Breaking Down Insurance Company Profits
According to WellPoint’s income statement for 2008, the company’s total revenue that year was $61,579.2 million. Of that, 93.2 percent came from premium revenues, and 6.3 percent came from fees for merely administering the claims of employers who self-insure (that is, these firms set aside their own funds for their employees’ health benefits and bear full risk for them).
That's how about 45 percent of the insurance market functions, incidentally: Large employers self-insure and contract with a private insurer to take care of administrative tasks. It's much less lucrative for insurers, but it's much better for the market. For one thing, the administrative costs are far lower. In the small-group market, which is served by private insurers, administrative costs can be 25-30 percent of premiums. In the large-group market, which mainly looks at self-insured companies, those costs are around 7 percent. For another, the incentives are less misaligned. Your employer, after all, has a material interest in your health.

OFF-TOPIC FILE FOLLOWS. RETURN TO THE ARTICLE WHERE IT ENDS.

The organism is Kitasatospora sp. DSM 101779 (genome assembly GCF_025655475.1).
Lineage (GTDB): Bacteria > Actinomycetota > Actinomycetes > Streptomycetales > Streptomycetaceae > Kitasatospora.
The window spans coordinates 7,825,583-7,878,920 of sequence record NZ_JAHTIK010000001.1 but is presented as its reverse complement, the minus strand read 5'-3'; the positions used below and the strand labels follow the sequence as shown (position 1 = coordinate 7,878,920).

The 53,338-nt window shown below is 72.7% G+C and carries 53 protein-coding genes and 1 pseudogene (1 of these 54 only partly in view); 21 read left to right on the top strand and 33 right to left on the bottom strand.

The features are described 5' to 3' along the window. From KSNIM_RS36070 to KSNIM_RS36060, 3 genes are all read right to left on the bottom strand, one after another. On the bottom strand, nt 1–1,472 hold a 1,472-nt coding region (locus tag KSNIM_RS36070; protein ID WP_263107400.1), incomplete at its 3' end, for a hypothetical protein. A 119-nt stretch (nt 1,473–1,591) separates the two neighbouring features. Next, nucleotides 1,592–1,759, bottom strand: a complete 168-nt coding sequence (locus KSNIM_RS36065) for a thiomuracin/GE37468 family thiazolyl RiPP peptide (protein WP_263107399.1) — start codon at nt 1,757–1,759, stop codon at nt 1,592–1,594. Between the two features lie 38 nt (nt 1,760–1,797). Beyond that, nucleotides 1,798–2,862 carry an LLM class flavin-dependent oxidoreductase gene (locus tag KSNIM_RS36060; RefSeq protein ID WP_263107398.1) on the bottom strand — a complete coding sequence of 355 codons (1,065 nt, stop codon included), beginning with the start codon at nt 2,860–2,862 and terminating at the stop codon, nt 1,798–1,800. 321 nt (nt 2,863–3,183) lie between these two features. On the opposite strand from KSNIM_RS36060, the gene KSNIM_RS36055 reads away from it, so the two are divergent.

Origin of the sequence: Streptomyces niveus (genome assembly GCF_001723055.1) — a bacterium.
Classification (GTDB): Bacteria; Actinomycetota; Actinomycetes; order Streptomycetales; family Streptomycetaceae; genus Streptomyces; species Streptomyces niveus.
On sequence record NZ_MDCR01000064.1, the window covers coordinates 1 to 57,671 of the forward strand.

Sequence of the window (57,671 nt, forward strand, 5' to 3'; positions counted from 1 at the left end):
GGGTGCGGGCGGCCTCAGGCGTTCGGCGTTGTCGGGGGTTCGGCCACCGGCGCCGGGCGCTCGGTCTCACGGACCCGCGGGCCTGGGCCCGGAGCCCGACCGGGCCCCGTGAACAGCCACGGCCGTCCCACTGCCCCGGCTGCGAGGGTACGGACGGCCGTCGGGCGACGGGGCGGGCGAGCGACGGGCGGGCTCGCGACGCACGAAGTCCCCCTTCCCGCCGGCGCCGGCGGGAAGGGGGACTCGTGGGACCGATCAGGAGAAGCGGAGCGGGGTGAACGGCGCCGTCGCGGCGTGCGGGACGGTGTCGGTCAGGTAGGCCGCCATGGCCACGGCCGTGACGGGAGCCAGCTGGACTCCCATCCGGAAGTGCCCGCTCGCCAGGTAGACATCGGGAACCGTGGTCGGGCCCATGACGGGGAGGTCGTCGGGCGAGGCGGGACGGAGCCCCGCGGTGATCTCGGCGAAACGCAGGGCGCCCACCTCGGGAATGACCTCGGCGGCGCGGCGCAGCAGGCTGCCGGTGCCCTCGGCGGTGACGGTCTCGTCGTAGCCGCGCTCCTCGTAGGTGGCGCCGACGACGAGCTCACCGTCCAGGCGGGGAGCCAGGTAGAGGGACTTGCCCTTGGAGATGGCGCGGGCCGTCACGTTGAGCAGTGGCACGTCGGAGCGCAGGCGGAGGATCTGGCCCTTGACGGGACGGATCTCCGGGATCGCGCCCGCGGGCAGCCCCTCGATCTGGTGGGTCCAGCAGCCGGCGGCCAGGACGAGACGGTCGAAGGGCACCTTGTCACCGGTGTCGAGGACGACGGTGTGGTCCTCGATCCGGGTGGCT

One of the big questions about health-care reform is how much it makes the individual and small-group markets like the large-group market. That's definitely the vision behind the exchanges, but it's hard to say whether it'll work.
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